Add Pins and Create Custom Google Maps

Date Published: 15 November 2018

Add Pins and Create Custom Google Maps

I really like Google Maps. I've been a fan since it first came out. Being able to zoom into almost any location on Earth is amazing. And yet, somehow I only recently learned how to create my own maps with my own pins that I can save and share and collaborate with others on. You may want to do something similar, so here's how.

First, go to Google Maps.

Next, click on the menu icon (hamburger, 3 horizontal lines):

Google Maps Menu

Next click on "Your places". If you're anything like me, you may be surprised that there are so many things you can do with maps that are hidden away behind this menu!

Expanded menu

From here you can set your home address and work address and save other locations. We want to open the far right tab, though:

Google Maps Your Places

Aside: I don't know how I ever missed this feature about creating your own maps. I mean, it's not like it's hidden away behind half a dozen different menus or something...

Clicking on Maps will show you something like this:

Google Maps Your Maps

Click "CREATE MAP"!!!!! This should open a new tab/window in your browser which you may never have seen before. You are now in "Google My Maps" which you can tell because it's even embedded on the map itself, as shown below:

Google My Maps

From here, finally, you can create your own map. Here are some features of your map:

  • You can give it a title. Just click on "Untitled map" and change it. You can also add a description.
  • You can add layers. Layers are useful because you can pick and choose which ones are visible. For instance if you wanted to mark a bunch of different kinds of locations on a map, you could group them into layers so that you could easily focus on one kind of thing at a time.
  • You can share the map, either with individuals or your organization, or publicly:

Google Map Sharing

I've made a sample map available here for you to check out.

Ok, so what else can you do? Well, you're not limited to just the usual Google Maps with cities and roads and/or satellite imagery. You can also choose from the following base maps:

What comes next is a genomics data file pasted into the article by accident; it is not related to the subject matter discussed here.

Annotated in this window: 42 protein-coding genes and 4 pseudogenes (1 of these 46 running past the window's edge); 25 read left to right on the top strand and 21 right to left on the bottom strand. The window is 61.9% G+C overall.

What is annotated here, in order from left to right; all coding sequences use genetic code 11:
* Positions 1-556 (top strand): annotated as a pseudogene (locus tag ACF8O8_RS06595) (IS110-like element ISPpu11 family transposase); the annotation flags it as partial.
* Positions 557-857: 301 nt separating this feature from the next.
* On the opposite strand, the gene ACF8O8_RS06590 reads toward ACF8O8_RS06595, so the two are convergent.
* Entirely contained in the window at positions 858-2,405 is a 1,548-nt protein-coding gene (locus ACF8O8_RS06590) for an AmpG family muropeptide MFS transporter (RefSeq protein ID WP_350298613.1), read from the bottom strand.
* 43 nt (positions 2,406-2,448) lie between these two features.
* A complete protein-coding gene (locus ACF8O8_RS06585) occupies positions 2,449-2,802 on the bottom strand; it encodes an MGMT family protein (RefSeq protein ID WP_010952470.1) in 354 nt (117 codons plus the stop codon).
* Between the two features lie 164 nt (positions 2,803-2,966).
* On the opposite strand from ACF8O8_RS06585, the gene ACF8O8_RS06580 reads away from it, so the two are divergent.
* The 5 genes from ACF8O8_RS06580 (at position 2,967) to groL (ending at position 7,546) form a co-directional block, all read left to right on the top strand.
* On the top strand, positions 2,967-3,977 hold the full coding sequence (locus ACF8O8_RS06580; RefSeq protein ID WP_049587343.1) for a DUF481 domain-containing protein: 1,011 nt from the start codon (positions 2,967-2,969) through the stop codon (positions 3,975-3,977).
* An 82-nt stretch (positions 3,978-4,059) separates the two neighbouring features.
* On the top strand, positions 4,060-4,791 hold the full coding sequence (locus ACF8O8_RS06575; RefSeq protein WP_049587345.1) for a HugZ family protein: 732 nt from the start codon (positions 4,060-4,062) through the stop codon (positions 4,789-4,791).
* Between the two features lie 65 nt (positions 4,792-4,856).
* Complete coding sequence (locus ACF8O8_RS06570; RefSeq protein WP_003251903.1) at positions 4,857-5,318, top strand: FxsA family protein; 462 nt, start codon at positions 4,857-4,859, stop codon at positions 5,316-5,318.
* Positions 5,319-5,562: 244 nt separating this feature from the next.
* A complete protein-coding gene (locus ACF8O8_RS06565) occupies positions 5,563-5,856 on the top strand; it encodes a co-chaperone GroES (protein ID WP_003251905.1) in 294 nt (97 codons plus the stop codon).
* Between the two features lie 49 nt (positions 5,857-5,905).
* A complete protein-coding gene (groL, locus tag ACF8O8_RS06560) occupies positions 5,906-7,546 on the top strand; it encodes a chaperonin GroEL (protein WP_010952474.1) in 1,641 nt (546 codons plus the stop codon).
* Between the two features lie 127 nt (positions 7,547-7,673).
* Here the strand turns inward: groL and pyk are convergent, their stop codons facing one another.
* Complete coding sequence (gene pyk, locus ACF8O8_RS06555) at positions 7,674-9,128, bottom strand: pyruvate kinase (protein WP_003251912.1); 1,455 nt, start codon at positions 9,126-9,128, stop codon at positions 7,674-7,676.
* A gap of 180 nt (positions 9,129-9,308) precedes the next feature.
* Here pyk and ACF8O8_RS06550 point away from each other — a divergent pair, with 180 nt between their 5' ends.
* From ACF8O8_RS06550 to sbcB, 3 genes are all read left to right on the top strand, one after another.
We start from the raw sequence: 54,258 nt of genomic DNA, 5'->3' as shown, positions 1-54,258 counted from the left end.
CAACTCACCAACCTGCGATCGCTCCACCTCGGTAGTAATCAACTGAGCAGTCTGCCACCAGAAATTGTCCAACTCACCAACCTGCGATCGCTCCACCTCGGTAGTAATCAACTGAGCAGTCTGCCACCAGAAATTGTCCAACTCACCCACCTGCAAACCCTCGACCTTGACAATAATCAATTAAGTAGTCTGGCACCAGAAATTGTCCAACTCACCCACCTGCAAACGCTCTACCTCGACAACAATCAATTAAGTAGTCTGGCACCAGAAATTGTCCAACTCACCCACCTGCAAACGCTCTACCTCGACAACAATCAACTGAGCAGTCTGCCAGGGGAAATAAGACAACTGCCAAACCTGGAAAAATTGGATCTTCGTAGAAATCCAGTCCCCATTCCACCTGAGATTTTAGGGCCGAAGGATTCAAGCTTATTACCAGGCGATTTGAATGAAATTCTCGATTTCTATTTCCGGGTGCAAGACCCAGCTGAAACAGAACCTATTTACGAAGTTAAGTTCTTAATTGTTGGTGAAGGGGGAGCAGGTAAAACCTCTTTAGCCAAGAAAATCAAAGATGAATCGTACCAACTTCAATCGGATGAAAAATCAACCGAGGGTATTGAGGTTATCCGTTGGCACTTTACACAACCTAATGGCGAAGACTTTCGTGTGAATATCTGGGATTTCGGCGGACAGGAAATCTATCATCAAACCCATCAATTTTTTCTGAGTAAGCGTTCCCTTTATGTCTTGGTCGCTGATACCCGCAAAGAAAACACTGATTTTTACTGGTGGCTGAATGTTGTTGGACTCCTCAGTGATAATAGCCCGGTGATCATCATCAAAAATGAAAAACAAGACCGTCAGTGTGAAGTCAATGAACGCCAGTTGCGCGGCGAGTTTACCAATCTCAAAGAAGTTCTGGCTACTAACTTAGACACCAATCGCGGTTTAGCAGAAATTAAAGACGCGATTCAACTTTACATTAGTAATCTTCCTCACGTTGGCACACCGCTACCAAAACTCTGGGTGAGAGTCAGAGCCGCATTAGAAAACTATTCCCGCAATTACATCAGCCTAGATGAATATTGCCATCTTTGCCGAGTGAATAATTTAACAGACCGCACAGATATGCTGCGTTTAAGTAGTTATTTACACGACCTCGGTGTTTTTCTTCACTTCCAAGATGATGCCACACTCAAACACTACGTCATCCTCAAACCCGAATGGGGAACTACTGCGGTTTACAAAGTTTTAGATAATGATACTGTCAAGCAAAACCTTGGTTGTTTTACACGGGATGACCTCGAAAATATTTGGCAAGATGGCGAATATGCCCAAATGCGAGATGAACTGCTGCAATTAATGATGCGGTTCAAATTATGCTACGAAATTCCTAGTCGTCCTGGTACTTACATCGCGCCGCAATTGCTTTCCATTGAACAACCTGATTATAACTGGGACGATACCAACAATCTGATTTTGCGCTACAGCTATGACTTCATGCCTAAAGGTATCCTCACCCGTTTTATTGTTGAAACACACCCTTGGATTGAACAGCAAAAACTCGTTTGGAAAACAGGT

• Map
  • Satellite
  • Terrain
  • Light Political
  • Mono City
  • Simple Atlas
  • Light Landmass
  • Dark Landmass
  • Whitewater

If you want to add a bunch of data points, you can import data from a CSV by uploading it or finding it in your Google Drive. I don't have such a list at the moment, though.

The last and probably most important things you can do on your custom map are adding points, drawing lines, and measuring distance. I'm flying to Las Vegas for a conference in a couple of weeks, so let's use that as the basis for my custom map. I'm flying from Cleveland (CLE) to Las Vegas via Denver. So, first I search for CLE airport and then I choose the '+' icon to add it. Next, click on the 'style' icon (pouring paint can, maybe?) which appears when you mouse over your point to adjust the color and icon used for the map point:

Google My Map CLE Airport

There are tons of icons to choose from, and you can filter them by type:

Google Maps Icons

I do the same for DEN and LAS airports, customizing their icons and colors. Zooming out, you can easily see the 3 points:

Google Maps Airports

To draw a line, click on the Draw Line icon below the search bar. Each click will add a new point to the line. Completely unintuitively (to me, at least), the way to stop drawing additional points on the line and to save it is to double-click. Once you've completed the line, you can adjust its color and thickness.

Next, I create a new layer for my hotel in Las Vegas (MGM Grand) and then add driving directions from the airport to the hotel. The final result looks like this:

Vegas Map

One last thing you can do with Google My Maps is easily measure distance between two points. For instance, if McCarron ever takes me up on my idea to install an underground pedestrian tunnel or subway from the terminal to the south end of The Strip (Mandalay Bay), how long would it need to be? Just click the ruler icon under the search box and select the two points to see the distance:

Google Maps Distance

Looks like it would be about 1.5 miles (2400m), which would be far more efficient and quick than trying to take a $15 cab/Uber from the terminal up Paradise Rd to Tropicana. Once at Mandalay Bay, of course, there is already easy transportation up and down the strip to various hotels. It might not work if you have tons of luggage, but for folks with just a carry-on it would be pretty easy (especially for those staying at Mandalay Bay).

Anyway, I hope you found this helpful. Check out my sample map and if you're on twitter and want to spread the word, RT this tweet:


Steve Smith

About Ardalis

Software Architect

Steve is an experienced software architect and trainer, focusing on code quality and Domain-Driven Design with .NET.